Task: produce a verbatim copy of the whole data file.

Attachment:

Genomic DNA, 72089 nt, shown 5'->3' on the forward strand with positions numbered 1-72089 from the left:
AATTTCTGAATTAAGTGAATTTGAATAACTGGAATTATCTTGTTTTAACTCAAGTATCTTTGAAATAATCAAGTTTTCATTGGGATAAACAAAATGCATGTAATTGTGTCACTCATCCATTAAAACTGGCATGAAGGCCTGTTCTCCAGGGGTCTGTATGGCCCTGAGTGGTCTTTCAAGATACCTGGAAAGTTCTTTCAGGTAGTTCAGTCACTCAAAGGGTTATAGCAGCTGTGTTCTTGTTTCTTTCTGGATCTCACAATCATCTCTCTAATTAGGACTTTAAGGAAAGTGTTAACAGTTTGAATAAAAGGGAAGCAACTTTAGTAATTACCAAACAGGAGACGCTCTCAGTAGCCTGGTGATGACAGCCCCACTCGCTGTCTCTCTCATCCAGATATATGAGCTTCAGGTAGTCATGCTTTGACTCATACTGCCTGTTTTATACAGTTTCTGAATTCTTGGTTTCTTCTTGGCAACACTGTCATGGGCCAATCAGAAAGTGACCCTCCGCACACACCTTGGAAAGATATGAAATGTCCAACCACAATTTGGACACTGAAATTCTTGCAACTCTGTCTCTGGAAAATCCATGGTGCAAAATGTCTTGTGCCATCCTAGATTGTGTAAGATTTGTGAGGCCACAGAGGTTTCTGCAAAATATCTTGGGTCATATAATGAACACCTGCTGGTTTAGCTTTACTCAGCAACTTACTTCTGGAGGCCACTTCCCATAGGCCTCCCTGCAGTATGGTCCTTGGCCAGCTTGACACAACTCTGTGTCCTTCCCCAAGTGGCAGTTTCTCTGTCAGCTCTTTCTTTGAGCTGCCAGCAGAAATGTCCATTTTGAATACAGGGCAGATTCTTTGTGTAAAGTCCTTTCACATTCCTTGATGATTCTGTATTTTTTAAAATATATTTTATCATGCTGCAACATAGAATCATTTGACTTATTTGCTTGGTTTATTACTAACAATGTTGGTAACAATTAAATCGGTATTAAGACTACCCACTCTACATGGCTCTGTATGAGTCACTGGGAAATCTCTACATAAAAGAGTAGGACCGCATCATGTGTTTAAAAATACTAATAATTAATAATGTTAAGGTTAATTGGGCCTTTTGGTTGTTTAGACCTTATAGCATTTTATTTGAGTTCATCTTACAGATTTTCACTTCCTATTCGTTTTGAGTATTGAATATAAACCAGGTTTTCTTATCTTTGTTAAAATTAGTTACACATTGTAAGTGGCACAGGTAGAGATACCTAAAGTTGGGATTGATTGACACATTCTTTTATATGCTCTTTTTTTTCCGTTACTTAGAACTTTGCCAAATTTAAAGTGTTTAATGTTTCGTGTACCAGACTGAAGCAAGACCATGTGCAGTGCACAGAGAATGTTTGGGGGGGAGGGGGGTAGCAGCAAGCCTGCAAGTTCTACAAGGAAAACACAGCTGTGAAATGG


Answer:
Genomic DNA, 72089 nt, shown 5'->3' on the forward strand with positions numbered 1-72089 from the left:
AATTTCTGAATTAAGTGAATTTGAATAACTGGAATTATCTTGTTTTAACTCAAGTATCTTTGAAATAATCAAGTTTTCATTGGGATAAACAAAATGCATGTAATTGTGTCACTCATCCATTAAAACTGGCATGAAGGCCTGTTCTCCAGGGGTCTGTATGGCCCTGAGTGGTCTTTCAAGATACCTGGAAAGTTCTTTCAGGTAGTTCAGTCACTCAAAGGGTTATAGCAGCTGTGTTCTTGTTTCTTTCTGGATCTCACAATCATCTCTCTAATTAGGACTTTAAGGAAAGTGTTAACAGTTTGAATAAAAGGGAAGCAACTTTAGTAATTACCAAACAGGAGACGCTCTCAGTAGCCTGGTGATGACAGCCCCACTCGCTGTCTCTCTCATCCAGATATATGAGCTTCAGGTAGTCATGCTTTGACTCATACTGCCTGTTTTATACAGTTTCTGAATTCTTGGTTTCTTCTTGGCAACACTGTCATGGGCCAATCAGAAAGTGACCCTCCGCACACACCTTGGAAAGATATGAAATGTCCAACCACAATTTGGACACTGAAATTCTTGCAACTCTGTCTCTGGAAAATCCATGGTGCAAAATGTCTTGTGCCATCCTAGATTGTGTAAGATTTGTGAGGCCACAGAGGTTTCTGCAAAATATCTTGGGTCATATAATGAACACCTGCTGGTTTAGCTTTACTCAGCAACTTACTTCTGGAGGCCACTTCCCATAGGCCTCCCTGCAGTATGGTCCTTGGCCAGCTTGACACAACTCTGTGTCCTTCCCCAAGTGGCAGTTTCTCTGTCAGCTCTTTCTTTGAGCTGCCAGCAGAAATGTCCATTTTGAATACAGGGCAGATTCTTTGTGTAAAGTCCTTTCACATTCCTTGATGATTCTGTATTTTTTAAAATATATTTTATCATGCTGCAACATAGAATCATTTGACTTATTTGCTTGGTTTATTACTAACAATGTTGGTAACAATTAAATCGGTATTAAGACTACCCACTCTACATGGCTCTGTATGAGTCACTGGGAAATCTCTACATAAAAGAGTAGGACCGCATCATGTGTTTAAAAATACTAATAATTAATAATGTTAAGGTTAATTGGGCCTTTTGGTTGTTTAGACCTTATAGCATTTTATTTGAGTTCATCTTACAGATTTTCACTTCCTATTCGTTTTGAGTATTGAATATAAACCAGGTTTTCTTATCTTTGTTAAAATTAGTTACACATTGTAAGTGGCACAGGTAGAGATACCTAAAGTTGGGATTGATTGACACATTCTTTTATATGCTCTTTTTTTTCCGTTACTTAGAACTTTGCCAAATTTAAAGTGTTTAATGTTTCGTGTACCAGACTGAAGCAAGACCATGTGCAGTGCACAGAGAATGTTTGGGGGGGAGGGGGGTAGCAGCAAGCCTGCAAGTTCTACAAGGAAAACACAGCTGTGAAATGG